Best ever Possible Dreams moment? That's a tough one.

In 1994, Carly Simon sang a few bars of Anticipation to the crowd. They went wild, and a dream night of songs with Ms. Simon was auctioned for $81,000. Twice.

In 1998, a similar situation arose, and Washington Post owner Katharine Graham agreed to host three separate lunches. Each bidder (Merv Griffin among them) paid $25,000, and Mrs. Graham made a donation of her own as well. In minutes, $100,000 was raised.

This year's Possible Dreams Auction will surely bring its own share of memorable moments. With its history of surprise guests and impromptu performances, the auction is a sure thing for an evening of entertainment - even if you plan to watch with drink in hand rather than walk away with a dream.

The 24th annual benefit auction is set for Monday, August 5, in the garden of the Harborside Inn in Edgartown. Bids aside, the cost of admission is a $20 donation. Doors open at 4 p.m. with music by Rick Bausman and the Beetlebung Steel Band; the auction begins at five.

All of the evening's proceeds go to Martha's Vineyard Community Services. The money supports the agency's otherwise unfunded programs, among them Women's Support Services, Visiting Nurse Service and the Island Counseling Center.

This year poses a greater challenge than ever, organizers acknowledge. With the downturn in the economy, they worry bidders might be hampered by financial constraints, and consequently hesitant to reach into their pockets with the usual generosity that the night engenders.

But this is a year when Community Services needs that generosity more than ever. State budget cuts have reduced the agency's funding, and though so far they've managed not to trim services, the support the auction promises to bring will be essential in the coming year.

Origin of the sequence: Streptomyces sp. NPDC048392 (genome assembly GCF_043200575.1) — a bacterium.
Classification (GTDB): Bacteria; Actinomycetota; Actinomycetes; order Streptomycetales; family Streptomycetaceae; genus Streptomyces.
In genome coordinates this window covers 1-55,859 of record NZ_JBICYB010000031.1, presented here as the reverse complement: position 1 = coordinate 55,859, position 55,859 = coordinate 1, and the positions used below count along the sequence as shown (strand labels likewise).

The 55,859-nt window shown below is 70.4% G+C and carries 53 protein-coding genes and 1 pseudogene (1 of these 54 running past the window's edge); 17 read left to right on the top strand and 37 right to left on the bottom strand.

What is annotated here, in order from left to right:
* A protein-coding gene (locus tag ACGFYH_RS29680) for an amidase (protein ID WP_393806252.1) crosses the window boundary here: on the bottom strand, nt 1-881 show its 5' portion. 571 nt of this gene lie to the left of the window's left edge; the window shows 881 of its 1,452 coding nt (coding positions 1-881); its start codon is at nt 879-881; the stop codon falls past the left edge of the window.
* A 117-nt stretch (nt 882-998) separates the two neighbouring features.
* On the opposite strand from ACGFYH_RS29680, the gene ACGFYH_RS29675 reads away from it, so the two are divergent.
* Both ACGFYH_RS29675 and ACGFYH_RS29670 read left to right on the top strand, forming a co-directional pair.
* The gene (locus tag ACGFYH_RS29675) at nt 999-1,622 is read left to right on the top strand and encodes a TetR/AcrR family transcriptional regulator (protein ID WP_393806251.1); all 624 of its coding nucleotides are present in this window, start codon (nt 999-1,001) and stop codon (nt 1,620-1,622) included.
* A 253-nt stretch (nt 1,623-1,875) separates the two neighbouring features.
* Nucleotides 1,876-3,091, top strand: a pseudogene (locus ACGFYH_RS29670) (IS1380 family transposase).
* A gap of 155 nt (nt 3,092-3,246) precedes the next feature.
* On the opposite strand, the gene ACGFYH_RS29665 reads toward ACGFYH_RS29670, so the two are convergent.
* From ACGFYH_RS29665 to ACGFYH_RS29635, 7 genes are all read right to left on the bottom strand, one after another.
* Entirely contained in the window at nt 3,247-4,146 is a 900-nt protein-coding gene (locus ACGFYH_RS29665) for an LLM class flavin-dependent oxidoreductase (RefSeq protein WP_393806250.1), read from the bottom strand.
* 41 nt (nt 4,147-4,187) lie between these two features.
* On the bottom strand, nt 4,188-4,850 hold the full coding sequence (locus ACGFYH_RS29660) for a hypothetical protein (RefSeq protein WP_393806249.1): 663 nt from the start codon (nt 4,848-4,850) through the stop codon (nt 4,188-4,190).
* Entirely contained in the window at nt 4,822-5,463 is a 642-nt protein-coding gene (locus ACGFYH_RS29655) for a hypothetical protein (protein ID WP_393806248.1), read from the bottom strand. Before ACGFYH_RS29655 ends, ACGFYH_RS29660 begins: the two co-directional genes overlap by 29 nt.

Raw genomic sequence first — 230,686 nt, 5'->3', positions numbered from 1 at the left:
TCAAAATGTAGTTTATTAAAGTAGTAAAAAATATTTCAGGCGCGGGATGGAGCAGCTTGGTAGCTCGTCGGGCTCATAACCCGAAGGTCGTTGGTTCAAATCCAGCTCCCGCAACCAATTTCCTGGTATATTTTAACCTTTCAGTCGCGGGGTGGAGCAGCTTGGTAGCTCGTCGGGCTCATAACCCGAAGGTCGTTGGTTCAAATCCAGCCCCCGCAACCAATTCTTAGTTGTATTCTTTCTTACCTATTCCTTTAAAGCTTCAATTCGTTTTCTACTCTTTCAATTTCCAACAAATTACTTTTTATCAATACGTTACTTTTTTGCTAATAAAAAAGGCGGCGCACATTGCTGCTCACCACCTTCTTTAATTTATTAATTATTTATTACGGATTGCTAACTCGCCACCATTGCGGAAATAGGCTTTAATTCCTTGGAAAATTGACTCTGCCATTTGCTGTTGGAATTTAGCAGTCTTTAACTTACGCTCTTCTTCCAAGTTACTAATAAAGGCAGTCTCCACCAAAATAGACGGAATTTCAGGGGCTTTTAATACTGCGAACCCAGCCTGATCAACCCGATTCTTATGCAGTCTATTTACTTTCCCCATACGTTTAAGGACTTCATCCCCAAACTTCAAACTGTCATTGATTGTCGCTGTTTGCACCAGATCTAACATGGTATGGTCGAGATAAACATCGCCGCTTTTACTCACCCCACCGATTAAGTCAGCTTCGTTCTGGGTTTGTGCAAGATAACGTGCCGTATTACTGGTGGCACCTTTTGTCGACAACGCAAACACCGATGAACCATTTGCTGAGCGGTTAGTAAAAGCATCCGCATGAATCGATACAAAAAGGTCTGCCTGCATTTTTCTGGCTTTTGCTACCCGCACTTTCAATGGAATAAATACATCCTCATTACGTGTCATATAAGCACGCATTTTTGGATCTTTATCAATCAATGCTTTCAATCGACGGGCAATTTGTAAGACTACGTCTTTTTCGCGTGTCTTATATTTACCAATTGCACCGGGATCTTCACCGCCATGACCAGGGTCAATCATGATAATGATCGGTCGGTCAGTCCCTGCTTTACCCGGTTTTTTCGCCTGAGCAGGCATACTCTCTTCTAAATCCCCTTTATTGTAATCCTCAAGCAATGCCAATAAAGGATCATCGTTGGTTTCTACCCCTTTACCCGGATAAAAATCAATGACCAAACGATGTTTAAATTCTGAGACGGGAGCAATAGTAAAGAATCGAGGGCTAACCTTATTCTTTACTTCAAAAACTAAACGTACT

As Community Services executive director Ned Robinson-Lynch recently told the Gazette, "Fundraising should be for extra things, but right now, we count on it."

Monday night, Susan Klein and Rick Lee will share the job at the podium with longtime auctioneer Art Buchwald. Since Mr. Buchwald first filled the position in 1980, the auction has raised an ever-escalating amount of money, from $12,000 that year to upwards of $450,000.

The 2001 program of 48 dreams brought in $403,600. This year's list is bigger than ever, with 53 items on the auction block. Returning dreamers will recognize some as staples of the auction menu: a clambake for 20 by Bill Smith's Martha's Vineyard Clambake Company; golf with Vernon Jordan at Farm Neck Golf Club; cocktails with Oscar winner Patricia Neal at her Edgartown home, followed by dinner at Lola's restaurant. And Harvey Weinstein has again come up with tickets for The Producers on Broadway.

Other familiar donors are again offering dreams, but have reshaped them from years past. In a private studio session, playwright and cartoonist Jules Feiffer will draw one of his dancing-couple watercolors for your family. Marc Brown, author-illustrator of the popular Arthur children's books, is also welcoming people into his studio, offering a personal drawing session and inside look at Arthur's world. Walter Cronkite this year will host four for lunch at his home, while Mike and Mary Wallace will entertain four newshounds for dinner at the Century Club in New York city. Mr. Buchwald has put himself up for auction again: he'll meet you for a one-on-one videotaped interview about your family history.

Auction co-chairs Kerry Scott and Amy Eisenlohr were particularly excited about several new dreams, including a flight above Los Angeles on the Goodyear Blimp and tickets and backstage passes to an Aerosmith concert at the Tweeter Center in Mansfield. They also cited several movie-related dreams: Director and screenwriter Harold Ramis has invited two to join him for the premiere screening of Analyze That, starring Robert DeNiro and Billy Crystal, and director Peter Farrelly is offering a walk-on part in his upcoming Three Stooges film. There's also the chance for a walk-on role on Jim Belushi's comedy sitcom, According to Jim, and a visit to the set of Ted Danson's show, Becker.

"The items are as good as ever - even better," said Mr. Buchwald. "I'm going to blackmail them, threaten them, do whatever it takes," he added with a laugh. "They'll take it from me."

For more details on the auction and the complete list of dreams, check out the web site at